In summary, the GW170817 measurement introduces little influence on the \(\varLambda \)CDM model. However, it dominates the cosmological constraints on \(H_0\) and improves the constraints on other parameters for the three extended cosmological models which introduce the spatial curvature, or the generic dark energy, or both. In principle, we can also extend our studies to the CPL parameterization of dark energy. However, we find that the present data combinations can not provide tight constraints on \(w_a\). In the following sections, we will show the projected constraints on \(w_a\) from future low-redshift observations. Our predictions will answer why we can not constrain \(w_a\) using the present data combinations.

4 Luminosity distance measured by Einstein Telescope

There is only a single GW standard siren which has been detected by the aLIGO and Virgo detectors. The \(H_0\) constraint in Ref. [2] is expected to be improved if more and more GW standard sirens were captured in the future. A work shown that \(\varDelta H_0/ H_0 \sim 0.042\) will be achieved after the third observational run of aLIGO and Virgo [24]. The ET [16], a third-generation ground-based GW detector, is designed with higher sensitivity than the second-generation aLIGO and Virgo. More GW standard sirens from binary neutron star coalescences are expected to be detected by the ET. In this section, we will demonstrate to what extent the luminosity distance of the GW sources can be measured by the ET in the future.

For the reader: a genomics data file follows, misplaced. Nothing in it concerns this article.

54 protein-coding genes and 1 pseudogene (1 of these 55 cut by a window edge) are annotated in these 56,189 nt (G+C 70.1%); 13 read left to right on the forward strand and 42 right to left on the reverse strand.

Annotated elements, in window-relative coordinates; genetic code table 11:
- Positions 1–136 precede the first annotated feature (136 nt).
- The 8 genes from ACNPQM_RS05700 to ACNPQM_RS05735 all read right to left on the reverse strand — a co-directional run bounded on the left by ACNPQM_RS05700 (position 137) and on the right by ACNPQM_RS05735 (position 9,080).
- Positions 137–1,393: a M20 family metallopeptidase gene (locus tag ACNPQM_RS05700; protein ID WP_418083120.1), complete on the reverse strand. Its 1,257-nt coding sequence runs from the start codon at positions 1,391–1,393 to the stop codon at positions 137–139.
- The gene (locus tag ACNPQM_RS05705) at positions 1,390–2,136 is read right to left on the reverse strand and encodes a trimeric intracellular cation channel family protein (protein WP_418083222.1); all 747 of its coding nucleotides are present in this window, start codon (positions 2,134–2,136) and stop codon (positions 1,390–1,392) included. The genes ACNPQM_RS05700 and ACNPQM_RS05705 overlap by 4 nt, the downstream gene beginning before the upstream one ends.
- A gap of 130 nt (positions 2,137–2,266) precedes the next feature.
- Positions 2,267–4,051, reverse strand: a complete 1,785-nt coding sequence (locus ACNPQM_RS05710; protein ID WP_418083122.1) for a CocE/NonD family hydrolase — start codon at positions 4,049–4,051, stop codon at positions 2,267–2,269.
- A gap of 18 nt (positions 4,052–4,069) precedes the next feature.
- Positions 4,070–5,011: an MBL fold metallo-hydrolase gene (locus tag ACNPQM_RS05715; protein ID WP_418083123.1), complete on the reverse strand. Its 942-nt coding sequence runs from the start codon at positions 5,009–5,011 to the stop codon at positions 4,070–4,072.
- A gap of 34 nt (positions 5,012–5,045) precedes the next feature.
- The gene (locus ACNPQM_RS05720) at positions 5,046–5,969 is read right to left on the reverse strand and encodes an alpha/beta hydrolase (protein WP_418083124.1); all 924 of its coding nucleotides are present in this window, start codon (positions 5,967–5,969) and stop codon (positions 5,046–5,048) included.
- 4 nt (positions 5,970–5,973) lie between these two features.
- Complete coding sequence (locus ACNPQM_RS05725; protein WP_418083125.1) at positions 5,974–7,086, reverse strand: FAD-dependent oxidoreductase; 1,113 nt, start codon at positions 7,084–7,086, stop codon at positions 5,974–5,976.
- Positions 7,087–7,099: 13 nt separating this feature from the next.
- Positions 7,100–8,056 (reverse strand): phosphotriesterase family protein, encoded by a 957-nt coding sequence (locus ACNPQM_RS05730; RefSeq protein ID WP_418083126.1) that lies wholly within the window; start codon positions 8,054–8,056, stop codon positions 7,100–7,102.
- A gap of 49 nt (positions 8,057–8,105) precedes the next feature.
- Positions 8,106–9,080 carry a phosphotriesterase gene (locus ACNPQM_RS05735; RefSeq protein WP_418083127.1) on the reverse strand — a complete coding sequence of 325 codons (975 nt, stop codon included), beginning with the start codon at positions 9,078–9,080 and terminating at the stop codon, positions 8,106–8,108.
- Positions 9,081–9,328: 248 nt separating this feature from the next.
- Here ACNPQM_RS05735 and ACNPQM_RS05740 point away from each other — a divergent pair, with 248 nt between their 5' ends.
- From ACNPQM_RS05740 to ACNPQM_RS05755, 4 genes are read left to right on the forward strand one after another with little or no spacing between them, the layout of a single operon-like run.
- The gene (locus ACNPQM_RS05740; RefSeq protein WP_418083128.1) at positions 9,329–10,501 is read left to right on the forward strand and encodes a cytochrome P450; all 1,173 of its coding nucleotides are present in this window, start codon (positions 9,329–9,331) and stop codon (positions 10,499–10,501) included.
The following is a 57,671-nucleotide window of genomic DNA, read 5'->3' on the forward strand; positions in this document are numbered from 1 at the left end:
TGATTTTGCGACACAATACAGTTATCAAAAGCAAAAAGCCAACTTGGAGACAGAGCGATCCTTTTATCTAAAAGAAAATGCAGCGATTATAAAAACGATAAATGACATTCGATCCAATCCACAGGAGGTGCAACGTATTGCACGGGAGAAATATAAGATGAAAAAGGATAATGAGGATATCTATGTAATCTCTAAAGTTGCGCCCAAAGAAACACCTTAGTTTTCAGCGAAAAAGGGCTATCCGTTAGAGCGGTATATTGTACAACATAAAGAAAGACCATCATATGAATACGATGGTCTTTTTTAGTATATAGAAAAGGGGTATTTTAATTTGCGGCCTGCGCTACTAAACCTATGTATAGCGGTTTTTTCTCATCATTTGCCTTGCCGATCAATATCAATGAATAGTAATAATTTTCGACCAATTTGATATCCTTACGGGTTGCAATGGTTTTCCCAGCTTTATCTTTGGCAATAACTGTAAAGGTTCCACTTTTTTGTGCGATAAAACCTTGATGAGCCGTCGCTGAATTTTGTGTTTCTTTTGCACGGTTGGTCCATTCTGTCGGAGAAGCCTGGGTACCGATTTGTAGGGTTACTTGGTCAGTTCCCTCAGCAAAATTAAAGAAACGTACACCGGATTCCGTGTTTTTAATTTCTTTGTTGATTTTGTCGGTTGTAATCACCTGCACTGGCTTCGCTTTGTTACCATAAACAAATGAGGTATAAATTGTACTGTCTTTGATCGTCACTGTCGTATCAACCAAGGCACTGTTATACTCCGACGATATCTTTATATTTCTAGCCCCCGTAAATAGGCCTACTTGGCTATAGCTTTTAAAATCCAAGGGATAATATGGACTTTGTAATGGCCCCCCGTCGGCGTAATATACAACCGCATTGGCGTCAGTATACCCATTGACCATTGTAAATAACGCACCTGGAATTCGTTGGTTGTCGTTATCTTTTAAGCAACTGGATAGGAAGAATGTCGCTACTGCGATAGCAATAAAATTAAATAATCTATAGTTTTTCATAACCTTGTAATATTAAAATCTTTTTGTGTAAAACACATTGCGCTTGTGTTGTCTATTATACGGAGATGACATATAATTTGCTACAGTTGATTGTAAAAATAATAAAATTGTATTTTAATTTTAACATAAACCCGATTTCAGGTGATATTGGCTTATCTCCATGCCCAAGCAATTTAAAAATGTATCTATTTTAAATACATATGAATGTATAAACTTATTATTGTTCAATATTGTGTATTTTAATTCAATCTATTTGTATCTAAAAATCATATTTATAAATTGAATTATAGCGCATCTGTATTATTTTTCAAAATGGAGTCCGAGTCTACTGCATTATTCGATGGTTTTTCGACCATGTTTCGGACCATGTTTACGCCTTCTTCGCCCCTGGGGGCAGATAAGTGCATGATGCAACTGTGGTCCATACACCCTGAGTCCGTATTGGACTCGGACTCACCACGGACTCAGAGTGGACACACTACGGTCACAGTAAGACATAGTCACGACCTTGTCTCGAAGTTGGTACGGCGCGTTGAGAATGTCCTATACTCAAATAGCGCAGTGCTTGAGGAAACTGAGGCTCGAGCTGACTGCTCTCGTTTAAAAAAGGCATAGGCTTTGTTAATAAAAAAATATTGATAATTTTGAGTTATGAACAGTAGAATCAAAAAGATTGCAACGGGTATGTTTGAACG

For a coalescence of a neutron binary, the waveform of GW in an inspiral stage can be written as a 3.5 post-Newtonian (PN) (i.e., at order \((v/c)^7\) beyond Newtonian gravity) formalism [25, 26, 27, 28, 29, 30, 31, 32, 33]. This formula includes the effect of gravitational radiation reaction. Over a single period, the change of orbital frequency is negligible. Therefore, the stationary phase approximation (SPA) can be employed to compute the waveform of GWs [34]. In the frequency domain, the waveform of GWs in the source frame is given by
$$\begin{aligned} \mathcal {H}(f) = \mathcal {A}f^{-7/6} \exp [i(2\pi f t_c + \pi /4 + \psi (f)-\varphi _{(2,0)})]\ ,\nonumber \\ \end{aligned}$$
(9)
where one takes the following expressions
$$\begin{aligned}&\mathcal {A}= \sqrt{\frac{5}{96}}\frac{\mathcal {M}_c^{5/6}}{\pi ^{2/3}d_L} \sqrt{[\mathcal {F}_+(1+\cos ^2(\iota ))]^2 + [\mathcal {F}_\times 2 \cos (\iota )]^2}\ , \end{aligned}$$
(10)
$$\begin{aligned}&\psi (f) = \psi _c+\frac{3}{128\eta }\sum _{k=0}^7\psi _k(\pi Mf)^{(k-5)/3}\ , \end{aligned}$$
(11)
$$\begin{aligned}&\varphi _{(2,0)}= \tan ^{-1}\left( -\frac{2\cos (\iota )\mathcal {F}_\times }{(1+\cos ^2(\iota ))\mathcal {F}_{+}}\right) \ . \end{aligned}$$
(12)
Here f is the GW frequency, \(d_{\mathrm {L}}\) is a luminosity distance to the binary, \(t_c\) is a coalescence time, \(\psi _c\) is an orbital coalescence phase, and \(\iota \) is an inclination angle between the line of sight and the orbital angular momentum of the binary. \(d_{\mathrm {L}}\) can be written as
$$\begin{aligned} d_{\mathrm {L}}=(1+z)^2D_{\mathrm {A}}\ . \end{aligned}$$
(13)
A description of parameters \(\psi _k\) can be found in Ref. [35]. Conventionally, one represents the component masses \(m_1\) and \(m_2\) as a symmetric mass ratio \(\eta =m_1m_2/(m_1+m_2)^2\) and a chirp mass \(\mathcal {M}_c=(m_1+m_2)\eta ^{3/5}\). The total mass is thus given by \(M=\mathcal {M}_{c}\eta ^{-3/5}\). One should notice that the above formulae in Eqs. (9)–(12) are established in the source frame. However, the GWs would be detected in the observer frame. To transform to the observer frame, one should substitute \(m_i\) (\(i=1,2\)) in the above formulae with \(m_i(1+z)\), where z is a cosmological redshift of the GW source.